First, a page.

Other objects and features of the invention will be in part apparent and in part pointed out hereinafter.
In accordance with the invention, the multi-stage filter includes a gas transmissive protection device for a deodorizing element that is impassible to semi-liquid waste material. The gas transmissive protection device precedes the deodorizing element or filter such that gaseous waste must pass through the protection device before it passes through the filter.
In one embodiment of the invention, the multi-stage filter includes a deodorization filter intended to remove odor, a microporous protection film intended to protect the deodorizing filter from liquids, an open cell foam barrier to protect the microporous film from semi-solid fluids and liquids, and a plastic fluid-impermeable film cover with gas passages that substantially encases the other stages of the multi-stage filter. The film cover is intended to protect the other stages from the bulk of the semi-solid liquids and allow gas to pass through the gas passages. Thus, the fluid-impermeable film cover is bonded along a discontinuous bond line, with the discontinuities providing access paths for gas to flow through the succeeding stages to the deodorizing filter for eventual evacuation from the ostomy bag.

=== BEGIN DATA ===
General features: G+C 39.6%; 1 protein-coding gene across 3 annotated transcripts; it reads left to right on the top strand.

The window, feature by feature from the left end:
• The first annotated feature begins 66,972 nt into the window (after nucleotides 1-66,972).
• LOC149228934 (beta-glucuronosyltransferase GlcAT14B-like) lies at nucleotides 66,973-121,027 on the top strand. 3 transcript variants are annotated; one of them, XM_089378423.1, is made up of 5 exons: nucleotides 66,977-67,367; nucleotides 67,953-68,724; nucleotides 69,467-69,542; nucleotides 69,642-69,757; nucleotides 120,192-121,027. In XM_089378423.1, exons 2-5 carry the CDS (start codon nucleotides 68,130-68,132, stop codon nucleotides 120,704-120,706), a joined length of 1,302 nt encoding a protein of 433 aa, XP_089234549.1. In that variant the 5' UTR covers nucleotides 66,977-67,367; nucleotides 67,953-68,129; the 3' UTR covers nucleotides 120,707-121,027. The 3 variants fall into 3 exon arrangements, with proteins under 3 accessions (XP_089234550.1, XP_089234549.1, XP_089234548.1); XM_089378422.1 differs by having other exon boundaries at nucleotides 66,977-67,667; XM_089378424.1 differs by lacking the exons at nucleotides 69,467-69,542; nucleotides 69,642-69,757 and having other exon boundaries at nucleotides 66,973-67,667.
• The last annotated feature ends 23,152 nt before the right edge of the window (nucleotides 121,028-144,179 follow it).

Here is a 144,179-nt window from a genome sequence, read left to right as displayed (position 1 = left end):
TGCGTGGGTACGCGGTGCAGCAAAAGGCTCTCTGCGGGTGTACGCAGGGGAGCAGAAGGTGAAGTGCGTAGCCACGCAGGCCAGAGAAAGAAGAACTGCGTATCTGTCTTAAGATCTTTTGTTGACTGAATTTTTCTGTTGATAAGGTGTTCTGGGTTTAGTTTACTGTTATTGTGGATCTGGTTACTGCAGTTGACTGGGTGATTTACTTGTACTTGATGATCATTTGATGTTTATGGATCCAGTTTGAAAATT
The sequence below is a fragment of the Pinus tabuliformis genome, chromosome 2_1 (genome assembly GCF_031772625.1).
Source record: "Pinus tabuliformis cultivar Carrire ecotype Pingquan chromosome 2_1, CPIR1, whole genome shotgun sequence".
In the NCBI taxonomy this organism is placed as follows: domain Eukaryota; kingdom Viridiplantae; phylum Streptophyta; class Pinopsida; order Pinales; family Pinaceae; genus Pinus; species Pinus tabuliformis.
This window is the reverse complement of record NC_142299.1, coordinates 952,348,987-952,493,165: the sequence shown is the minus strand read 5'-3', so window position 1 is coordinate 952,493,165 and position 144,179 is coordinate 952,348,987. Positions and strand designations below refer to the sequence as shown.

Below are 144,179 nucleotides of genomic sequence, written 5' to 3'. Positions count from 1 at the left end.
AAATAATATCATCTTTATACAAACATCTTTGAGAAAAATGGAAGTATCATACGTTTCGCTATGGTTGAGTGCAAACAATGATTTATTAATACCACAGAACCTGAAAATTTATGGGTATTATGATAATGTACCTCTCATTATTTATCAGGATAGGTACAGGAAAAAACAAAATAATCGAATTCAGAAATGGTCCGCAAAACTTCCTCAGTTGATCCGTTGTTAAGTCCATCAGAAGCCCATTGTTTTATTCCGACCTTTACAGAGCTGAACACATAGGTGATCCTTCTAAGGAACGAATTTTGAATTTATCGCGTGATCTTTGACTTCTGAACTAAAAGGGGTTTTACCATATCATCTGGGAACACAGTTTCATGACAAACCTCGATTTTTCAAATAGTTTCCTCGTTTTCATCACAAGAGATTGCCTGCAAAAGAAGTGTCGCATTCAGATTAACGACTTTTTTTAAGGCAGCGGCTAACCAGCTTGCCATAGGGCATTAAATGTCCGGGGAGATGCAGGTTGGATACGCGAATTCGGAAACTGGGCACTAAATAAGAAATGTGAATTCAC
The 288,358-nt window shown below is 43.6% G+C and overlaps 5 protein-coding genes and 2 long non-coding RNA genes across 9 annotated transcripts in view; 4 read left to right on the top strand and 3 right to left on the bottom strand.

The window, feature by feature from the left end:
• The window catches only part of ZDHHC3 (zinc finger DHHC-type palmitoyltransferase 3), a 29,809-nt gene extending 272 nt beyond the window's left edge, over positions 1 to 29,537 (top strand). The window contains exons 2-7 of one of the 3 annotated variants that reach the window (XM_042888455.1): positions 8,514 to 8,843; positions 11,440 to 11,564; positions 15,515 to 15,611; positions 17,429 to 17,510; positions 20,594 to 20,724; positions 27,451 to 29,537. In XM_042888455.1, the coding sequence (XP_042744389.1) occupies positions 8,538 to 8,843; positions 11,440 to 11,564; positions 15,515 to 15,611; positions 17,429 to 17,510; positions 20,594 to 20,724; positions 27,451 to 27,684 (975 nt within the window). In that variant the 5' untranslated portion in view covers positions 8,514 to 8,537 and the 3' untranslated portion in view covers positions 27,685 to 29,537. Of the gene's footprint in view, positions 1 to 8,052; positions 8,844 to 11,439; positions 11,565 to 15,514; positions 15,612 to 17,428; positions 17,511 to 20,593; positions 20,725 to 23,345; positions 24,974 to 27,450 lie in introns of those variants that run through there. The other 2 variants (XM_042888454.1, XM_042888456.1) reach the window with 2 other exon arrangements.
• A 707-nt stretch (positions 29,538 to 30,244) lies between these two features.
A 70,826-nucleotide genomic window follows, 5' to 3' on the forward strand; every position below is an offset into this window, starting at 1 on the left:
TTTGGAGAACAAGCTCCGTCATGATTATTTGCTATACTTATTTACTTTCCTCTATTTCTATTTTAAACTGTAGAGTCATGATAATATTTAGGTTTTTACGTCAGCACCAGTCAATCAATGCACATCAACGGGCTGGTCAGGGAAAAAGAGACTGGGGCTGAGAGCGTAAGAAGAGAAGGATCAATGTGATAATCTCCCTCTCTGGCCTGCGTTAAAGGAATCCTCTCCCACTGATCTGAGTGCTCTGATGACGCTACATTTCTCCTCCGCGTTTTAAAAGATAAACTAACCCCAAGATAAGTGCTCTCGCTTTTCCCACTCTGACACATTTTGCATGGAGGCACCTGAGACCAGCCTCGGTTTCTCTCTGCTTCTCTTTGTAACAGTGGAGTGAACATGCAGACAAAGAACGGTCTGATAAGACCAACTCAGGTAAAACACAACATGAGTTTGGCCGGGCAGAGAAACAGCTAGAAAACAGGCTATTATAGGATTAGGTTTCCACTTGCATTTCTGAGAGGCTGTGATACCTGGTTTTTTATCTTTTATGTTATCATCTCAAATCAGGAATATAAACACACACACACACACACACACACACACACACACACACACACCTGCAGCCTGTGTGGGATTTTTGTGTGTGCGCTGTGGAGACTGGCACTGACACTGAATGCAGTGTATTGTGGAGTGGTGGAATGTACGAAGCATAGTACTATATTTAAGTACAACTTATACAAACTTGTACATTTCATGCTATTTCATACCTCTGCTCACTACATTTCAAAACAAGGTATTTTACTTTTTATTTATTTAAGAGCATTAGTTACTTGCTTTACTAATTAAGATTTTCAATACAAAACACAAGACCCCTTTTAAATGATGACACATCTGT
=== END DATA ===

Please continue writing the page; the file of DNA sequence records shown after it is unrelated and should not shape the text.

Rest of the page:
In another embodiment of the invention the ostomy bag is a dual chamber structure with one chamber provided with a waste inlet opening to receive semi-liquid waste and gaseous waste. The other chamber is provided with a gas outlet and a multi-stage filter having a deodorizing element. The chambers are communicable, through a communication port or opening, for example.
A multi-stage filter that is ga transmissible but impassible to semi-liquid and semi-solid fluid waste is provided in the gas outlet chamber. The multi-stage filter includes an open cell foam barrier placed across the gas outlet chamber, preferably across the communication opening and the gas outlet chamber. The foam barrier does not overlay the deodorizing filter but is at a different level so as to precede the deodorizing filter relative to the flow path of gaseous waste through the deodorizing filter. Thus gaseous waste must pass through the foam barrier before it passes through the deodorizing filter.